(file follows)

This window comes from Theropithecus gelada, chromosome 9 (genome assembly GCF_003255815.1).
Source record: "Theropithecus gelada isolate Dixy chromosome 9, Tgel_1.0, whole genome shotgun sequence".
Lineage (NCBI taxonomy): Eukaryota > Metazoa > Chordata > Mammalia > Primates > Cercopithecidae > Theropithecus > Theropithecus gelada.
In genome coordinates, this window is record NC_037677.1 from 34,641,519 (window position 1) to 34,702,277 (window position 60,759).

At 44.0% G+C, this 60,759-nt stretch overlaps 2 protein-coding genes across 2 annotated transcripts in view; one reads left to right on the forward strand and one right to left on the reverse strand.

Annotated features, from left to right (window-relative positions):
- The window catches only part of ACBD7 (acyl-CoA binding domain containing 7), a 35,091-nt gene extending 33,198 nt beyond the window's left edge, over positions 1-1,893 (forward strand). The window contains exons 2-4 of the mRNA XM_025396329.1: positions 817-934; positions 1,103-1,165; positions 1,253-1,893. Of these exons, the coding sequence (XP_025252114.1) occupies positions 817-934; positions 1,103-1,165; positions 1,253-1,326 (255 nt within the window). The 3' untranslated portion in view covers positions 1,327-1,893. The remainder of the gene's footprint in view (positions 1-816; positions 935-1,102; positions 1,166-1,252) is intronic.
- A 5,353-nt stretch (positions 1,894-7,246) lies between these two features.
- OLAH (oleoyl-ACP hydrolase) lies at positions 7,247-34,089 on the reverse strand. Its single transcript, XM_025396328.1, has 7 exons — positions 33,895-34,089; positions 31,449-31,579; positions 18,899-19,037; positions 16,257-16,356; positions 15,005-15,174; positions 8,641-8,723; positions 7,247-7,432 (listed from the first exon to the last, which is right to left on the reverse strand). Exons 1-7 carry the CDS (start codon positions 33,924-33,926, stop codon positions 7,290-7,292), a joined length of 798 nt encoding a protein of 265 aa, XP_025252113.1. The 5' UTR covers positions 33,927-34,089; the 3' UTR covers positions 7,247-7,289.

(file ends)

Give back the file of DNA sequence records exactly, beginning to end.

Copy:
This window comes from Theropithecus gelada, chromosome 9 (genome assembly GCF_003255815.1).
Source record: "Theropithecus gelada isolate Dixy chromosome 9, Tgel_1.0, whole genome shotgun sequence".
Lineage (NCBI taxonomy): Eukaryota > Metazoa > Chordata > Mammalia > Primates > Cercopithecidae > Theropithecus > Theropithecus gelada.
In genome coordinates, this window is record NC_037677.1 from 34,641,519 (window position 1) to 34,702,277 (window position 60,759).

At 44.0% G+C, this 60,759-nt stretch overlaps 2 protein-coding genes across 2 annotated transcripts in view; one reads left to right on the forward strand and one right to left on the reverse strand.

Annotated features, from left to right (window-relative positions):
- The window catches only part of ACBD7 (acyl-CoA binding domain containing 7), a 35,091-nt gene extending 33,198 nt beyond the window's left edge, over positions 1-1,893 (forward strand). The window contains exons 2-4 of the mRNA XM_025396329.1: positions 817-934; positions 1,103-1,165; positions 1,253-1,893. Of these exons, the coding sequence (XP_025252114.1) occupies positions 817-934; positions 1,103-1,165; positions 1,253-1,326 (255 nt within the window). The 3' untranslated portion in view covers positions 1,327-1,893. The remainder of the gene's footprint in view (positions 1-816; positions 935-1,102; positions 1,166-1,252) is intronic.
- A 5,353-nt stretch (positions 1,894-7,246) lies between these two features.
- OLAH (oleoyl-ACP hydrolase) lies at positions 7,247-34,089 on the reverse strand. Its single transcript, XM_025396328.1, has 7 exons — positions 33,895-34,089; positions 31,449-31,579; positions 18,899-19,037; positions 16,257-16,356; positions 15,005-15,174; positions 8,641-8,723; positions 7,247-7,432 (listed from the first exon to the last, which is right to left on the reverse strand). Exons 1-7 carry the CDS (start codon positions 33,924-33,926, stop codon positions 7,290-7,292), a joined length of 798 nt encoding a protein of 265 aa, XP_025252113.1. The 5' UTR covers positions 33,927-34,089; the 3' UTR covers positions 7,247-7,289.